Accountability in the Workplace Can Be Hard
One of the toughest decisions a leader makes is taking action when an employee isn’t working out. Maybe the reason is due to inadequate performance or it could be a poor cultural fit. In either case, if appropriate steps have been taken to resolve the issue and lots of support has been given, the right thing to do is sever ties. Accountability in the workplace doesn’t always give us the warm and fuzzies, but it is essential for creating strong organizational culture.
It’s not personal
Managers assume that moving someone out of a role or the organization reflects poorly on the person…or them. That could be the case if thorough steps have not been taken to help the person improve. But if the person’s natural approach is completely averse to the needs of the job, you aren’t doing anyone any favors by leaving them in place. Instead, you’re missing a critical moment to practice accountability in the workplace.
Recently, I worked with a woman, Jane, who loved her job as a researcher. Her daily assignments focused on investigating the root causes of customer complaints and she loved to problem-solve. The success of her work landed her a promotion into a supervisory role. She was then responsible for managing a small team and figuring out how to implement new processes to address the issues she had uncovered.
Unfortunately, that required different skill sets and interests than her previous position, ones she never wanted or intended to pursue. Her excitement for the expanded job and her manager’s insistence that she could learn what she didn’t know thrust them both into moving ahead. But in short order, both realized it was not a good fit.
No turning back…or is there?
The problem: neither Jane nor her manager wanted to go back on the decision because, well, accountability in the workplace can be hard. Embarrassment of appearing wrong was enough for them to leave things in place, hoping they would improve by sheer will. Jane, her manager, and the rest of the team landed in a cycle of letting things continue, even though everyone was miserable and the work suffered.
Ultimately, it took an outside perspective. I had the opportunity to work with Jane to identify the key issues, that this was a bad fit and not the reflection of anyone being wrong or incompetent. Jane and her manager worked to get Jane back into a role that she loved and excelled at.
Also importantly, the way this decision was communicated to the entire organization reflected an authentic rationale. The staff both respected and applauded everyone for doing what was best.
Don’t confuse admiration for fit
In recent months, I have faced this very situation with our foster dog, Mayflower. She came to us in March as the pandemic was starting to shut down everything. A timid dog suffering from separation anxiety, we weren’t sure how things would go. But my husband and I were committed to helping this gentle giant in every way we could.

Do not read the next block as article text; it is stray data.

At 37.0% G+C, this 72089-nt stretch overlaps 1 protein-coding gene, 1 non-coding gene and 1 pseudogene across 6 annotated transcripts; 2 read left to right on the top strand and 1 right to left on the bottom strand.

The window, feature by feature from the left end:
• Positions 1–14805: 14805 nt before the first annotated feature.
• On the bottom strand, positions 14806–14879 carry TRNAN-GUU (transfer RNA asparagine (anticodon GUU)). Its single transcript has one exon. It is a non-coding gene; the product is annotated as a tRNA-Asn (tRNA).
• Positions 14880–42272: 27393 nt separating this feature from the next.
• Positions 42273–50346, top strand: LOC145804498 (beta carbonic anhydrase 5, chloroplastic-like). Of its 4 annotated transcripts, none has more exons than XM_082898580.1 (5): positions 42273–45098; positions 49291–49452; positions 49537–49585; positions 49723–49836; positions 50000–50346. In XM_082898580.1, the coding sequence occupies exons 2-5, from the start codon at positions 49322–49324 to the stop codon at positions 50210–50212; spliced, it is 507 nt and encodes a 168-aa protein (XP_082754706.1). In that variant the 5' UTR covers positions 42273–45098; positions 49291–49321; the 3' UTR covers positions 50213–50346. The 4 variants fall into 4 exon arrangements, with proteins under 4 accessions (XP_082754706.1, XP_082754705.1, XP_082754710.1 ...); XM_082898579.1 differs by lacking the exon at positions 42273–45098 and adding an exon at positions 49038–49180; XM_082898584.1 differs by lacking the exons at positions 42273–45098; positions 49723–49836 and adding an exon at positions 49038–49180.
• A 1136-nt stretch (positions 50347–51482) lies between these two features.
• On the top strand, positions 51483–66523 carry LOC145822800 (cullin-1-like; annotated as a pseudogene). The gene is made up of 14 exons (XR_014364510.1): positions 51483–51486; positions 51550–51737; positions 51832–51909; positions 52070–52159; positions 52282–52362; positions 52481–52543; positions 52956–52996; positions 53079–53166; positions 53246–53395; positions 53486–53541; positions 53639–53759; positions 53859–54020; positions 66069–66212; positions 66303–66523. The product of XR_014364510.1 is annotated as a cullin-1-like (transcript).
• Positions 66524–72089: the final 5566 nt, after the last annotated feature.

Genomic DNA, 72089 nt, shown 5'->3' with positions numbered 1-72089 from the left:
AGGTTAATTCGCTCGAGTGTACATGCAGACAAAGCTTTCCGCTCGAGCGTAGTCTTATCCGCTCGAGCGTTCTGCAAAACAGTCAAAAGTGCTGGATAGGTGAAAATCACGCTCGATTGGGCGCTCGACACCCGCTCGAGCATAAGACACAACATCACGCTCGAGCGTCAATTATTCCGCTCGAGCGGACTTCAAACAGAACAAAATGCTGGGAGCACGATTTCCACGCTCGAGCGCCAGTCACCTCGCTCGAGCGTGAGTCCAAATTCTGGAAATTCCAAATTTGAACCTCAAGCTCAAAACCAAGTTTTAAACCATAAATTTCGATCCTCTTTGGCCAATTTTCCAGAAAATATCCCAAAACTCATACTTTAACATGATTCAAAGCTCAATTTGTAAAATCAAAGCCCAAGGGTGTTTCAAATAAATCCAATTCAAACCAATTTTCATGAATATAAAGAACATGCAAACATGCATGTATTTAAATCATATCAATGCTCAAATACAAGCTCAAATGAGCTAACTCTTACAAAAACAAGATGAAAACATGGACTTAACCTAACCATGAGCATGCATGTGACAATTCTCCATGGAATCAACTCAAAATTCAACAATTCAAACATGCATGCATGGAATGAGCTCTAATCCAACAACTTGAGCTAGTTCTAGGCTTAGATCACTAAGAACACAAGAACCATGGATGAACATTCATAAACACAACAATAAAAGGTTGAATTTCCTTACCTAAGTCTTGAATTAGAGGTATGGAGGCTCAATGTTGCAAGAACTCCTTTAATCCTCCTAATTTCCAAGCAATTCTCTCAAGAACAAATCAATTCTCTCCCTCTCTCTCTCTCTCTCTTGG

Bringing a 125-lb mastiff into our home was not something we took lightly, especially knowing the quirks of her personality would take time and patience. Yet all of us, including our two cats, quickly became settled into pleasant routines. Morning walks together and sitting outside in the sunshine became staples of our day.
Working with a trainer who specializes in separation anxiety, Mayflower made amazing progress in staying home alone, much more than we ever even anticipated. Her temperament is everything we could have asked for. She is sweet and unassuming (not something you might expect for her size), and it all seemed perfect. Except for one thing.
The drool factor has been hard for us. Maybe we are just too picky and clean; we knew it might be an issue but were willing to give it a go. But after months, we came to the realization that the frequent stream of slimy slobbery goo wasn’t our cup of tea.
It lands on your skin, clothes, furniture, floors, and walls and we’re always trying to avoid it or clean it up. Poor Mayflower; it’s not her fault and she’s not doing anything wrong. Mastiffs drool and while we don’t like it, we love her. Still, that drool just makes it impossible for her to be a good fit in our house.
It was tempting to just grin and bear it – try our best to make it work. But when that goes on for too long, resentment starts to build up and frustrations occur that are unhealthy. We didn’t want Mayflower to feel unwelcome here.
So we contacted the shelter, explained the situation and asked if they would work with us to find another foster home. They have been tremendously supportive and just a few weeks later, another foster family enthusiastically offered to have Mayflower. She will head to another home in early November where drool is perfectly acceptable. And that’s the way it should be. A fit for all parties.
I will miss Mayflower, but it’s better for her to be where she can be totally comfortable. I’m sure she is going to love being surrounded by people who aren’t always trying to wipe her jowls!
Try your best – but don’t avoid action
As with any situation, do your utmost to make it work. Be sure to engage in conversation, ask questions, be curious about what is going wrong, and offer support to work through situations. In the workplace, reliable and valid assessment tools can provide objectivity and a common language for these discussions. Assessments also provide a level of self-awareness that may not already be there.
But if things are difficult or impossible to change, remember that accountability in the workplace is key. Focus on getting everyone into an environment that suits their unique, special, and natural ways. Only then will true happiness and success occur.
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